BOOK REVIEW: Lowering the Tone

Raymond Gubbay

Lowering the Tone

Quiller, £18.99

The long-serving music critic of The Herald, Michael Tumelty, and myself probably amicably disagreed on as many topics as those on which we were in accord, but our unfashionable respect for promoter Raymond Gubbay was mutual.

With the not always entirely comprehending acquiescence of a series of editors, we disregarded the snooty dismissal of Gubbay’s popular season of Christmas concerts at Glasgow Royal Concert Hall and ensured at least a selection of them were reviewed in the paper with the same attention as performances by the subsidised companies that we all pay for, whether we go to see and hear them or not.

Our reasons were probably slightly different, however. For me it was mainly about the audience, many of whom would attend a Gubbay gig at Christmas but rarely, if ever, go to an RSNO season concert – people I would like to draw to the Herald’s arts pages. Tumelty was chiefly interested in the economic contribution that the series made to sustaining the crucial freelance sector of Scotland’s music-making. Akin to pantomime’s importance to theatre, the scratch orchestra assembled by the “fixer” Gubbay contracted for the promoter’s season was an important boost to the annual income of the players onstage.

The fact that Gubbay operated entirely in the commercial world was both the fascination and the reason for that snobbishness about his concerts, and he himself was well aware of that. Although there is lots of interesting, and sometimes deliciously indiscreet, stuff in this memoir, it is less outspoken on the question of subsidy than the man has often been himself. There is no call for the death of the arts council and its successor bodies in these pages, and I remember that being the tenor of some of his more controversial utterances in the past. But then he is now retired, having sold his business for a substantial sum, and with no more tickets to sell.

He does have a book to sell, though, and its title is the first tool in that task. It is, in full, Lowering the Tone & Raising the Roof. Obviously, Gubbay’s argument is that he more often did the latter, than the overheard dismissive criticism he has chosen to precede it with. But then “Lowering the Tone” is a much more intriguing title, is it not?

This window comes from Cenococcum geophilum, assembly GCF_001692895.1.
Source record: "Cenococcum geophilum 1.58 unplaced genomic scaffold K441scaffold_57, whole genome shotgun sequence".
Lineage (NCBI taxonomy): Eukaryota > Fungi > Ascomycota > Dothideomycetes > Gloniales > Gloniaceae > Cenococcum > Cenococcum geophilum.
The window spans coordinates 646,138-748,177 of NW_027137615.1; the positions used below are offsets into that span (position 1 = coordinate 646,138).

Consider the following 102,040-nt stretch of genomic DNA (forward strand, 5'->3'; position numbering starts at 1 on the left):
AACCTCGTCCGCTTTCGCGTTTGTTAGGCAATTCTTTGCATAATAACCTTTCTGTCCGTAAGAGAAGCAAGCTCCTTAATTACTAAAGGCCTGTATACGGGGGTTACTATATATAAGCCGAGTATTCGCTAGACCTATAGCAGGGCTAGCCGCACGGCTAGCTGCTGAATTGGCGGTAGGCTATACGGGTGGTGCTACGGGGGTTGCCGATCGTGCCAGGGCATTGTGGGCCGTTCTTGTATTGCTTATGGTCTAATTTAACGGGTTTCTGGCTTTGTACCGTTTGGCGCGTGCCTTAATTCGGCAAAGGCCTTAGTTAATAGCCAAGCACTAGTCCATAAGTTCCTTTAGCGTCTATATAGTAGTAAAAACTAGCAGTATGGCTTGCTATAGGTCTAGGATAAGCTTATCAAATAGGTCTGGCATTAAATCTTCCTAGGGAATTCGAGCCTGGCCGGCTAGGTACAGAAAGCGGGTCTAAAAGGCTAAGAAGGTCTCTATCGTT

Gubbay is, of course, a very cultured man, from a comfortably-off family, whose immigrant journey to London is unfolded in careful and compelling detail in the second chapter. On the back of The Herald’s relative enthusiasm for his promotions I secured an interview with him in the 1990s  during a trip to the capital, when he treated me to a very good lunch and was charming company. He was also careful to give me some juicy quotes about subsidy-junkies like the Royal Opera to ensure the piece had a good show in the paper.

In the same way, this memoir is spiced with some rather good stories. Although the promoter is probably more closely associated with the Royal Albert Hall, the venue in which he is pictured on the cover, it was the Barbican that really launched him as a force to be reckoned with. His work there in its early days also did a great deal to put the much-criticised building on the map, and his insider’s view of the years after it opened, and the political interference in its running, is well worth the reading.

But that section is also distinguished by his recollections of working with former Prime Minister, Edward Heath, who was conducting on a less-than-successful short tour with a young cello soloist. A flavour of the author’s wry humour can be tasted in that story’s closing line: “I never quite fully understood why Mr Heath had wanted to conduct the handsome young cellist in the series of concerts and nobody ever explained.”

Alongside stories of dealings with musicians, including Menuhin and Lloyd Webber, Gubbay also has a nice tale of the soap opera of the Royal Family, when Princess Diana was still its star turn, albeit estranged from “The Firm”. That story does involve the Royal Albert Hall, the particular ownership of the seating there, and specifically the Royal Box. It is one that is sure to be co-opted by the Diana industry, and re-told in many a feature article and hagiography.

Few of them will be as readable as Raymond Gubbay’s trot down memory lane. His is not the most sparkling prose, but it is never gauche, and often droll. And his organisation of his material begins more successfully than it ends, as he squeezes in names he is determined to include. Just like a Gubbay gig though, the main purpose of the book is to reliably entertain, at a competitive price.

Keith Bruce